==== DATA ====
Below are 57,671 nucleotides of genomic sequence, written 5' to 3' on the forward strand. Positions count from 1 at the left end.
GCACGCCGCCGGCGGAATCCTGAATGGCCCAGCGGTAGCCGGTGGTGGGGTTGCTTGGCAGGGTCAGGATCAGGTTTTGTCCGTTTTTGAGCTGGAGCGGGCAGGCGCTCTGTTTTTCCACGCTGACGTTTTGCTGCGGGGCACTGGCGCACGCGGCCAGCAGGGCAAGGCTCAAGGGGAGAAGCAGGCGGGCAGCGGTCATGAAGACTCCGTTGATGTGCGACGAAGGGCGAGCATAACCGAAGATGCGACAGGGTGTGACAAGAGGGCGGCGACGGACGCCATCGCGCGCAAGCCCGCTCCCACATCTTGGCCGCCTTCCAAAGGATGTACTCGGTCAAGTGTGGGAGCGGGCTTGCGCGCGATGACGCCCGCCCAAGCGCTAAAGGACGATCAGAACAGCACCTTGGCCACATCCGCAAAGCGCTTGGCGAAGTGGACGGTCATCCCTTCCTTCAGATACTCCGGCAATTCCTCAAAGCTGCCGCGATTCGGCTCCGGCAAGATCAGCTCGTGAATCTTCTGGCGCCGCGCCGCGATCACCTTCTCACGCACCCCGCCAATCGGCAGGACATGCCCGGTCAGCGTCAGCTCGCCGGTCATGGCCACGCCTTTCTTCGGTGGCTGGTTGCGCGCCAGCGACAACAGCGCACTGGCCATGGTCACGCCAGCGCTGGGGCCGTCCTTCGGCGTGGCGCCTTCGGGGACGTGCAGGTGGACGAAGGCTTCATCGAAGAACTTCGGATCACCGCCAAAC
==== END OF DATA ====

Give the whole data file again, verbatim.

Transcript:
Below are 57,671 nucleotides of genomic sequence, written 5' to 3' on the forward strand. Positions count from 1 at the left end.
GCACGCCGCCGGCGGAATCCTGAATGGCCCAGCGGTAGCCGGTGGTGGGGTTGCTTGGCAGGGTCAGGATCAGGTTTTGTCCGTTTTTGAGCTGGAGCGGGCAGGCGCTCTGTTTTTCCACGCTGACGTTTTGCTGCGGGGCACTGGCGCACGCGGCCAGCAGGGCAAGGCTCAAGGGGAGAAGCAGGCGGGCAGCGGTCATGAAGACTCCGTTGATGTGCGACGAAGGGCGAGCATAACCGAAGATGCGACAGGGTGTGACAAGAGGGCGGCGACGGACGCCATCGCGCGCAAGCCCGCTCCCACATCTTGGCCGCCTTCCAAAGGATGTACTCGGTCAAGTGTGGGAGCGGGCTTGCGCGCGATGACGCCCGCCCAAGCGCTAAAGGACGATCAGAACAGCACCTTGGCCACATCCGCAAAGCGCTTGGCGAAGTGGACGGTCATCCCTTCCTTCAGATACTCCGGCAATTCCTCAAAGCTGCCGCGATTCGGCTCCGGCAAGATCAGCTCGTGAATCTTCTGGCGCCGCGCCGCGATCACCTTCTCACGCACCCCGCCAATCGGCAGGACATGCCCGGTCAGCGTCAGCTCGCCGGTCATGGCCACGCCTTTCTTCGGTGGCTGGTTGCGCGCCAGCGACAACAGCGCACTGGCCATGGTCACGCCAGCGCTGGGGCCGTCCTTCGGCGTGGCGCCTTCGGGGACGTGCAGGTGGACGAAGGCTTCATCGAAGAACTTCGGATCACCGCCAAAC